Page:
Happy Martin Luther King Day! How is your universe’s arc bending today? Well, if you want to know about mine…
After this year’s Oscar nominations were revealed on Thursday, the press went through its second annual paroxysm of #oscarssowhite conversations. This very useful dialogue is missing a crucial element: namely, the fact that Hollywood’s period films are, as a general rule, missing the crucial element of persons of color. Because the film industry generally presents the past as “whiter” than it was, and because period films attract Oscar nominations, “prestige” is coded as white. It’s also the case that #oscarssowhite grievances carry the connotation that persons of color, and women, are being “uppity” and demanding a brand-new sort of consideration, instead of the sort of representation they should have had all along.
Let’s back up a minute. Unlike most of the writers writing about #oscarssowhite, I’m basing this article on statistics. Last semester, I taught two sections of a “Diversity in Cinema” class to about 60 undergrads, and I tasked them to make spreadsheets that broke down the ethnicity of the six “top roles” (as cited by rottentomatoes.com; each of their film pages ranks the film’s main six actors) in the 20 “top films” of each year of this century (as decided by the Top 15 earners at the domestic box office as well as the five Best Picture nominees, or the films that earned Best Director nominations in more recent years, when the Academy expanded its Best Picture slate).
If you’ve been following the #oscarssowhite conversation online, many of the findings won’t be surprising. Persons of color and women are drastically underrepresented, objectified and reduced to supporting white men in about 18 or 19 of 20 “top films” in each year of this century. In 2010, blacks constituted 6% of the 120 Top Roles in the Top Films, Latinos made up 4.5%, Asians made up 7%, Muslims made up 0%, and Native Americans were 1 of 120. In 2014, those numbers were 6%, 2%, 2%, and 0%. With very slight, 2 or 3-point variations, these numbers were seen in every year from 2000 to 2015. Most of this simply provides statistical evidence to support the complaints of the #oscarssowhite opinion pieces.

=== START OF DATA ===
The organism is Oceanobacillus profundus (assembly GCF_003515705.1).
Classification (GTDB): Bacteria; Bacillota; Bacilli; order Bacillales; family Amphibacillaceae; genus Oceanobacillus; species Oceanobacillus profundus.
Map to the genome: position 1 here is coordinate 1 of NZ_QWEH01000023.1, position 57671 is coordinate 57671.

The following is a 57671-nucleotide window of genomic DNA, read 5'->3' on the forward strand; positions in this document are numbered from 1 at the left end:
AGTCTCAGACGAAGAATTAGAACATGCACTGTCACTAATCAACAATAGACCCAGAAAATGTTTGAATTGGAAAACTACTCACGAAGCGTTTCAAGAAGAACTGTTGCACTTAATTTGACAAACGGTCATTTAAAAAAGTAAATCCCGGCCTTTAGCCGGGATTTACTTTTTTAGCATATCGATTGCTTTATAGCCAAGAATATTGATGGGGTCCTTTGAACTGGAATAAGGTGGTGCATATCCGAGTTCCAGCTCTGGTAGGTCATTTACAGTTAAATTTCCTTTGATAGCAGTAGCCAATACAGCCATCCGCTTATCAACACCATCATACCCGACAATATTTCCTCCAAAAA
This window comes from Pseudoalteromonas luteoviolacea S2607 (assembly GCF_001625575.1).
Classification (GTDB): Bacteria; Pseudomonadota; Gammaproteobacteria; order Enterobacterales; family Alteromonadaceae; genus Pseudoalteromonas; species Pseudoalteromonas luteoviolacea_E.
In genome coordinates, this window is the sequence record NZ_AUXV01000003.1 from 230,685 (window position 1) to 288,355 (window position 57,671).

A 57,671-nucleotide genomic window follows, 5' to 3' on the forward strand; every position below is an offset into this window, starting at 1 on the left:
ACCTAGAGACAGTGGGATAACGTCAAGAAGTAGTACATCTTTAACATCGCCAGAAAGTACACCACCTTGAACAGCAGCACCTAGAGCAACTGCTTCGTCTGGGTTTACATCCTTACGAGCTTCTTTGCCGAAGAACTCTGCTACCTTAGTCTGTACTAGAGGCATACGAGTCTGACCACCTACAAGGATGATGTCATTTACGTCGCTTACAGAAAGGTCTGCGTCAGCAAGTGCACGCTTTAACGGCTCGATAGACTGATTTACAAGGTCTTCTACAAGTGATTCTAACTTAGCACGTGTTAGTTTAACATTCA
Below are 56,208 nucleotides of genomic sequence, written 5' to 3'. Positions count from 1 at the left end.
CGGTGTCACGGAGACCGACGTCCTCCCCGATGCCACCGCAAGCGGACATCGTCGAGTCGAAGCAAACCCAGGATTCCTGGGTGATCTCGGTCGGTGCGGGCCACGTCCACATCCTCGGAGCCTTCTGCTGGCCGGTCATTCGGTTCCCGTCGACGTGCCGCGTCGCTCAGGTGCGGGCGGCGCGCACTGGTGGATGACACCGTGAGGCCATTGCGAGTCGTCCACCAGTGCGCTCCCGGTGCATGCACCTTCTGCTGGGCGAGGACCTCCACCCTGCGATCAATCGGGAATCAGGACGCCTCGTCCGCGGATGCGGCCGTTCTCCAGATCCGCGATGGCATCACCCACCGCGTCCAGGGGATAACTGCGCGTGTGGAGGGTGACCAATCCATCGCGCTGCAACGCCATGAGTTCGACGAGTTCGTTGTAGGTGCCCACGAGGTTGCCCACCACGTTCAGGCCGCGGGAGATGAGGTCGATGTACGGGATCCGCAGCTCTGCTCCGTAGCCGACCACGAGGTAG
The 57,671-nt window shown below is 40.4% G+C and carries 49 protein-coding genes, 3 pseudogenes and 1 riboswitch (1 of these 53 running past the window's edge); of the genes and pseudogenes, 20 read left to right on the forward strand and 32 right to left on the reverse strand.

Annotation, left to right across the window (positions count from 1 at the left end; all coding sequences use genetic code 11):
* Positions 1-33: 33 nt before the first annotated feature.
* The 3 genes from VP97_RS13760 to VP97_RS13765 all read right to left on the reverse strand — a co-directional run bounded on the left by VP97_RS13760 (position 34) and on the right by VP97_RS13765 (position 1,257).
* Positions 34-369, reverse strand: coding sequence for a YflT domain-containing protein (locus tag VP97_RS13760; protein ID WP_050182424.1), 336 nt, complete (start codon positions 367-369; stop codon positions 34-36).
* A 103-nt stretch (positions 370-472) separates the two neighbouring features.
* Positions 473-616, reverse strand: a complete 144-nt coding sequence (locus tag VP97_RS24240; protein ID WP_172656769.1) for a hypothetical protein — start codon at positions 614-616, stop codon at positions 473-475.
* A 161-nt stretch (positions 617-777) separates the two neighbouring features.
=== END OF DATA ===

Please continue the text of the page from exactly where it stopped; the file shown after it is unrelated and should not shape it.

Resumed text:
But there’s a detail that emerges from these pieces that I feel is important. To cut to the chase, as we say, Hollywood’s historical and period films are terrible at representing persons of color. As a rule, when Hollywood dips into the past, it’s a whitewashed past. These days, major blockbusters and minor films that are set in the present are almost always at least partly integrated (if rarely in the top six roles), making this “idealized” past seem all the stranger.
I mean films set in the periods of Les Miserables, Lincoln, The Great Gatsby, American Hustle, Dallas Buyers Club, The Wolf of Wall Street, and almost any film by the Coen Brothers…in other words, any time before this decade. This is a particular problem for the Oscars, which tends to look kindly on period films like, this year, The Revenant, Spotlight, The Big Short, Brooklyn, Carol, and The Danish Girl. If these films had felt the need to have persons of color in their top roles, the #oscarssowhite conversation would have been different or even unnecessary.
The whitewashing problem also plagues period blockbusters like the Indiana Jones franchise, Captain America: The First Avenger, and X-Men: First Class. If a franchise has a person of color in a lead role – like Rush Hour or The Fast and the Furious – you can guarantee that it’s set in the present. The world of fantasy/fairy tales is often “coded” white, even though there’s no reason for it to be – it’s made up! So films/franchises like the recent Hobbit trilogy, Clash of the Titans, Narnia, Alice in Wonderland, Oz: The Great and Powerful, Frozen, How to Train Your Dragon, Maleficent, and Cinderella have no reason not to include persons of color in prominent roles – yet they don’t. Why not?